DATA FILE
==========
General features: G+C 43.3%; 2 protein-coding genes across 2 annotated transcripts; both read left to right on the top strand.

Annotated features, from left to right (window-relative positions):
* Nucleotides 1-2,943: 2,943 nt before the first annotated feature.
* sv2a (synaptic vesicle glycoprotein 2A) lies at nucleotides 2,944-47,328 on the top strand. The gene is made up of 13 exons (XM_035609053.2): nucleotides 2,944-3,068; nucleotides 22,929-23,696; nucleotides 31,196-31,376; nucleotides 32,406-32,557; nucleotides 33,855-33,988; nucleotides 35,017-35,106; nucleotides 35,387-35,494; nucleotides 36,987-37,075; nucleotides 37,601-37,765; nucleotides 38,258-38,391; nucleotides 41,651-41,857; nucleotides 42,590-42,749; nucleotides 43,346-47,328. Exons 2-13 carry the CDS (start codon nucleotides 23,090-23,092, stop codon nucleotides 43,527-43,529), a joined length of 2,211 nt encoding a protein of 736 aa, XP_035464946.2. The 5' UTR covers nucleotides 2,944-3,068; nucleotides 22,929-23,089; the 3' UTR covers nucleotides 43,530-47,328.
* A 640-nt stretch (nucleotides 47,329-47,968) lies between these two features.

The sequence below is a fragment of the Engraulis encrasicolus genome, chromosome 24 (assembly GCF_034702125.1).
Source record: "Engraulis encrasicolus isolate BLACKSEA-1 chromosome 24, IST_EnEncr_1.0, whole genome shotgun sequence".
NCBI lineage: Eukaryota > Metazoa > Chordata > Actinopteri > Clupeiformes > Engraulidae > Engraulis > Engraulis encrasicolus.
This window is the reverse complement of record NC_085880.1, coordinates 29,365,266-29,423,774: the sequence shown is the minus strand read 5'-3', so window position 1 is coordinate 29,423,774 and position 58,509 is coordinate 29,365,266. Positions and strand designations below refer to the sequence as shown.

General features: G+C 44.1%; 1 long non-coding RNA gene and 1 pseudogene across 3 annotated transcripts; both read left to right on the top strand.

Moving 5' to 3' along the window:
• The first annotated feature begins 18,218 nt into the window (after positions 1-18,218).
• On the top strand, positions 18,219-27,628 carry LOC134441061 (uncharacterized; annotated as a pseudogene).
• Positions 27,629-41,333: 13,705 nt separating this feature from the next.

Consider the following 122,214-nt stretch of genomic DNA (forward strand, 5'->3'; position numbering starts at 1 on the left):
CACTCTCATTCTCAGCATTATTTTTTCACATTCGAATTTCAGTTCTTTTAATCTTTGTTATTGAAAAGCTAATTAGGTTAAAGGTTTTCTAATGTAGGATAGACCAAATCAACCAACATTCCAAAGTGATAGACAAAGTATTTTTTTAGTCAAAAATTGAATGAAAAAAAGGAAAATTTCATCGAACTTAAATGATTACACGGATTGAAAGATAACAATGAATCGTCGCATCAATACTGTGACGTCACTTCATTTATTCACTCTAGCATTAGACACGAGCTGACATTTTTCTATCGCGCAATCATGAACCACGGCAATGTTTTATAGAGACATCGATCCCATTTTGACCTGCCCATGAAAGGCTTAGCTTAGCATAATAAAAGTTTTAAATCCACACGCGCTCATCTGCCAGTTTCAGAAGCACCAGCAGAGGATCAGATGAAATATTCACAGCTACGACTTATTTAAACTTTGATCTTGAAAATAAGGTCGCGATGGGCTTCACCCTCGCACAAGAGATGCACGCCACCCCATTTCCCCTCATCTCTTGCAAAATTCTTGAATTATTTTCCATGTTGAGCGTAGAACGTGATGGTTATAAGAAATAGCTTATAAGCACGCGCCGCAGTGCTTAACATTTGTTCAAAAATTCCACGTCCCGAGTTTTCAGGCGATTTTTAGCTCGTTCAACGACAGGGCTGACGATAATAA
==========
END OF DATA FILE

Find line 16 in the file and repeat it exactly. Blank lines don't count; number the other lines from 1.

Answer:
CACTCTCATTCTCAGCATTATTTTTTCACATTCGAATTTCAGTTCTTTTAATCTTTGTTATTGAAAAGCTAATTAGGTTAAAGGTTTTCTAATGTAGGATAGACCAAATCAACCAACATTCCAAAGTGATAGACAAAGTATTTTTTTAGTCAAAAATTGAATGAAAAAAAGGAAAATTTCATCGAACTTAAATGATTACACGGATTGAAAGATAACAATGAATCGTCGCATCAATACTGTGACGTCACTTCATTTATTCACTCTAGCATTAGACACGAGCTGACATTTTTCTATCGCGCAATCATGAACCACGGCAATGTTTTATAGAGACATCGATCCCATTTTGACCTGCCCATGAAAGGCTTAGCTTAGCATAATAAAAGTTTTAAATCCACACGCGCTCATCTGCCAGTTTCAGAAGCACCAGCAGAGGATCAGATGAAATATTCACAGCTACGACTTATTTAAACTTTGATCTTGAAAATAAGGTCGCGATGGGCTTCACCCTCGCACAAGAGATGCACGCCACCCCATTTCCCCTCATCTCTTGCAAAATTCTTGAATTATTTTCCATGTTGAGCGTAGAACGTGATGGTTATAAGAAATAGCTTATAAGCACGCGCCGCAGTGCTTAACATTTGTTCAAAAATTCCACGTCCCGAGTTTTCAGGCGATTTTTAGCTCGTTCAACGACAGGGCTGACGATAATAA